6. Javon Freeman, 6-4, Whitney Young (Valparaiso)
Valpo nabbed an ideal Missouri Valley Conference recruit. Long, active and bouncy, Freeman is a slasher who is a devastating finisher in the open court. The perimeter jumper remains a work in progress, but he can impact the game in a variety of ways. His overall feel for the game has improved. Plus, he’s a proven winner after having won a state championship as a junior and finishing second in the state as a senior.
7. Drew Peterson, 6-7, Libertyville (Rice)
He’s a modern day player with his versatility at his size who will be capable of playing both forward positions in time. The body needs work as Peterson remains rail thin, but he has length and height. Peterson is a threat with the ball as a shooter, driver and passer.
8. Xavier Castaneda, 5-11, Whitney Young (South Florida)
The point guard of a state championship team last year and one that finished as a state runner-up this past season. That says something. This is a true floor general who can push tempo and get others involved as a pass-first lead guard who plays with a calm demeanor. As the perimeter shot becomes more consistent, Castaneda will become more dangerous offensively.
9. Xavier Pinson, 6-3, Simeon (Missouri)
Another player who was a bit of a late bloomer in the class. An elite passer with outstanding vision, Pinson thrives in transition pushing the basketball and with his pinpoint passing. While the body is far from filled out and could take some immediate abuse at the next level, he does have some nice length, speed and athleticism to help offset that. The perimeter jumper has improved but it remains a work in progress.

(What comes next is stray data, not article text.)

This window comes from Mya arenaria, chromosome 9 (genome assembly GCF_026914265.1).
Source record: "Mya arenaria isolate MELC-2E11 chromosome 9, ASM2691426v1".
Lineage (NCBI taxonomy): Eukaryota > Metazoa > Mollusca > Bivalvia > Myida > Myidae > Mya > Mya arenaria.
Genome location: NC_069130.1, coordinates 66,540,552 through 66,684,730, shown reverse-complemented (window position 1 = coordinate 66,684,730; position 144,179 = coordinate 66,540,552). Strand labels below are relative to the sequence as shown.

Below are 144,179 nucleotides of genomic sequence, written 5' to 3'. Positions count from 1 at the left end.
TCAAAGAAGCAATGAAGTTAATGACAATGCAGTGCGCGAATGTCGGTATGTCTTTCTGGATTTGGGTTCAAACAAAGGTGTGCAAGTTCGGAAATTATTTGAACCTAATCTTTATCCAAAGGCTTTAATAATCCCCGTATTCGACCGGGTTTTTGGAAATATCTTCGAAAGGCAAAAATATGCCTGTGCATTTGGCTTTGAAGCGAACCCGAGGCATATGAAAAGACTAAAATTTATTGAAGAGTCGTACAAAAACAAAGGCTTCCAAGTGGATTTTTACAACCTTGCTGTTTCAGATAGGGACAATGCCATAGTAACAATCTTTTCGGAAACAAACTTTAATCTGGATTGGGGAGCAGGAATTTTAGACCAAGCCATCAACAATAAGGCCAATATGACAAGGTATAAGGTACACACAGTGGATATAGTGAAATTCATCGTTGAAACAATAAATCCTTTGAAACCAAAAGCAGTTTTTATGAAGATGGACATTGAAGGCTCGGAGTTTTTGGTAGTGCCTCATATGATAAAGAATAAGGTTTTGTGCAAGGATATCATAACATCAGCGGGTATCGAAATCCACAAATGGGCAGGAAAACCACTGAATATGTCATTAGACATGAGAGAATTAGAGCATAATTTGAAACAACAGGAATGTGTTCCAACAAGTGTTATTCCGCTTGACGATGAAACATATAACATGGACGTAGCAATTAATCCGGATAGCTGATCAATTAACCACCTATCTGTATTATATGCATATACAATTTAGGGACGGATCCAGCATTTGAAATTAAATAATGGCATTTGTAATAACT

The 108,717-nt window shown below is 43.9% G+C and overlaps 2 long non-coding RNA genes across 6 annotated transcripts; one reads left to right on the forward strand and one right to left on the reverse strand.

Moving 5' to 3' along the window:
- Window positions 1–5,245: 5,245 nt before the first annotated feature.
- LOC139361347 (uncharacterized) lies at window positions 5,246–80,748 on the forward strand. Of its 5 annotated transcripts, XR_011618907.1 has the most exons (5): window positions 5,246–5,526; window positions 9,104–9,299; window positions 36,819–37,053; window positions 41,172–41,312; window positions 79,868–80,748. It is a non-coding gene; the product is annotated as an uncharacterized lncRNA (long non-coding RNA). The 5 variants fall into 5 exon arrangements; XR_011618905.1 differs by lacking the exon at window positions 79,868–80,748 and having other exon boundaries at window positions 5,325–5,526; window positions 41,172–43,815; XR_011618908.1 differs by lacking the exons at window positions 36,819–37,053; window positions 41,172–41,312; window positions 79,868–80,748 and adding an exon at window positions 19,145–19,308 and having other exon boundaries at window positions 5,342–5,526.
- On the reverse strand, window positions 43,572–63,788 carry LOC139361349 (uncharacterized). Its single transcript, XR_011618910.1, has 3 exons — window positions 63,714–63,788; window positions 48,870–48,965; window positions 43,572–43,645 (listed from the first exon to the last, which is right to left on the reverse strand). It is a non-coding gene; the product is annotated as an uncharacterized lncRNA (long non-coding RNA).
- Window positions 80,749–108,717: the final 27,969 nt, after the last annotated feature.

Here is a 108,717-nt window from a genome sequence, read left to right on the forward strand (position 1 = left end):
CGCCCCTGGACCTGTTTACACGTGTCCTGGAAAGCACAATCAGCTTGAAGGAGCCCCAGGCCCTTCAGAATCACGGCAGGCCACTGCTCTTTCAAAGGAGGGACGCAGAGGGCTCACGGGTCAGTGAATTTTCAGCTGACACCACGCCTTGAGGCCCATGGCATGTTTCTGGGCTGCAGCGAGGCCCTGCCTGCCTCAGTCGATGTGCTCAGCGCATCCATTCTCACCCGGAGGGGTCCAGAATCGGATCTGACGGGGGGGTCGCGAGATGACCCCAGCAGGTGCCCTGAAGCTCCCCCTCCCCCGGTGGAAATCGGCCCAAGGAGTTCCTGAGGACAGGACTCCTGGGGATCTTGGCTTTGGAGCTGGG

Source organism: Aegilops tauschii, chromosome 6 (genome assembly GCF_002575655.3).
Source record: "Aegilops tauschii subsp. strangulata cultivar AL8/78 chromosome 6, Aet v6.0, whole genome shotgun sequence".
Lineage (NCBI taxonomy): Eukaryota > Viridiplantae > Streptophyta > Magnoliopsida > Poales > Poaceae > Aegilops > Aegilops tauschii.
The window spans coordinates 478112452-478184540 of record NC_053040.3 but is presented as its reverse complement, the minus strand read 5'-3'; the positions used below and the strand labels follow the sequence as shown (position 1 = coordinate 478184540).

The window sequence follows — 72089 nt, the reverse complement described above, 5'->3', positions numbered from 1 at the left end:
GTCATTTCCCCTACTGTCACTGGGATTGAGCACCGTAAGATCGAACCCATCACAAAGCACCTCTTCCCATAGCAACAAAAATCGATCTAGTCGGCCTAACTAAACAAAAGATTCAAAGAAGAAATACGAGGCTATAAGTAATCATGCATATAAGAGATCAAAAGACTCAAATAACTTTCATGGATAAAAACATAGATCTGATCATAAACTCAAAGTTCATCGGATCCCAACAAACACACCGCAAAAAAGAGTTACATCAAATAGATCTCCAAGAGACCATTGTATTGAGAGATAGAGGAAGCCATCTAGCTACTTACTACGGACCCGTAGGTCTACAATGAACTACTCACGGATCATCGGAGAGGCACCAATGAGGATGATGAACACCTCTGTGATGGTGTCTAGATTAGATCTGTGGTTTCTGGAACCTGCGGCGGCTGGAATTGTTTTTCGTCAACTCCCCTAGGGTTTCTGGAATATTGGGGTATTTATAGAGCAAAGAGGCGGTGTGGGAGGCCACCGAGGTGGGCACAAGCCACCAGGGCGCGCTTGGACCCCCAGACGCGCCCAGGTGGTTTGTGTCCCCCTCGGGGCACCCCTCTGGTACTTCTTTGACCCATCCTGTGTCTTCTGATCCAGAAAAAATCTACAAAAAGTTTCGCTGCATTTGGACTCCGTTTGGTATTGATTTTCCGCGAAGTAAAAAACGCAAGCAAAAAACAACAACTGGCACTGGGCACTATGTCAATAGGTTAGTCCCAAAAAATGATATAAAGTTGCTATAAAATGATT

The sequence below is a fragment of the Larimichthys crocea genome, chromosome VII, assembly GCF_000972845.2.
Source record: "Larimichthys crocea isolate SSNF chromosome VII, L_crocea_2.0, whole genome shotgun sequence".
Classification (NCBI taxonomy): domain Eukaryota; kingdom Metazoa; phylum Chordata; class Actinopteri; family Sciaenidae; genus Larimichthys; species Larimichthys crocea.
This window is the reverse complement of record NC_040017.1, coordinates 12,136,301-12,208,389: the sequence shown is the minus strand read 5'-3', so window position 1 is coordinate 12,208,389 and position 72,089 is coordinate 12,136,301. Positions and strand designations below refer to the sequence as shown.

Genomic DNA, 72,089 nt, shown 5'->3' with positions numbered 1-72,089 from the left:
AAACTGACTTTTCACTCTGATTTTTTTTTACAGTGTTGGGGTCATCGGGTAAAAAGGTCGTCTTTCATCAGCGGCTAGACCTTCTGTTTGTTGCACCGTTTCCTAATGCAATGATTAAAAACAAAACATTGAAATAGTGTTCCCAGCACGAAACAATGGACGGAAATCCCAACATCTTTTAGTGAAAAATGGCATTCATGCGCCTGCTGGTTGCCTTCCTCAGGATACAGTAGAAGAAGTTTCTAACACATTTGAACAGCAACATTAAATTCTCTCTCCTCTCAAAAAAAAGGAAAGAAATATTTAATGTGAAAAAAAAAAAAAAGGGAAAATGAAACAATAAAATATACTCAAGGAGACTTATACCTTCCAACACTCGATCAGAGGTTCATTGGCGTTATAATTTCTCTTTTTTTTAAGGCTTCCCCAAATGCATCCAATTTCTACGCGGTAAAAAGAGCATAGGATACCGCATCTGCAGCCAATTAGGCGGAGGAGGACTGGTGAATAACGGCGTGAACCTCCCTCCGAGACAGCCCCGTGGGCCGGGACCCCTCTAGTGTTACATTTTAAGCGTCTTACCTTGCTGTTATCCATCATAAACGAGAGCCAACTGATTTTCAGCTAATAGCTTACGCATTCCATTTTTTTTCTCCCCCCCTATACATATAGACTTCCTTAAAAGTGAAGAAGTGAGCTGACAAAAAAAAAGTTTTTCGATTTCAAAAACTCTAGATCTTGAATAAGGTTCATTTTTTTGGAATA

10. Darius Beane, 6-3, Carbondale (Southern Illinois)
Overlooked due to playing in the southern part of the state, Beane has a rock solid combination of size, length and athleticism for the position –– and considerable upside remaining. He can score, set up a teammate and with a little more polish at the next level, Beane screams Missouri Valley translation from an athletic and size standpoint alone for the point guard position.
11. Tim Finke, 6-6, Champaign Central (Grand Canyon)
He’s been an impact player at the high school level throughout his career with his strength, grit and competitiveness. He scored 2,000-plus career points and finished as the all-time leading scorer in Champaign-Urbana area history. Unfortunately, Finke battled nagging injuries during key evaluation periods, but he’s a player who can finish at the rim and can step out and shoot the three.
12. Ryan Davis, 6-8, Conant (Vermont)
Is there a bigger recruiting steal in the class out of Illinois than this skilled and productive big man heading to Vermont? Davis put up monster numbers this past season, averaging 25 points an 11 rebounds a game. He’s limited athletically, but he’s a big-bodied player who can work in the post and stretch a defense with his shooting. Plus, he has soft hands and can pass. That’s a lot to work with for any college coach.
13. Kendle Moore, 5-11, Danville (Colorado State)
Moore can go get a basket and possesses some dynamic scoring ability and game-changing offense. Although he’s undersized physically, Moore is blessed with speed and aggression in the open court and a stop-on-a-dime pull-up game. He is still learning to become a better facilitator, but you get the feeling his offense is going to translate.
Follow Joe Henricksen and the City/Suburban Hoops Report on Twitter @joehoopsreport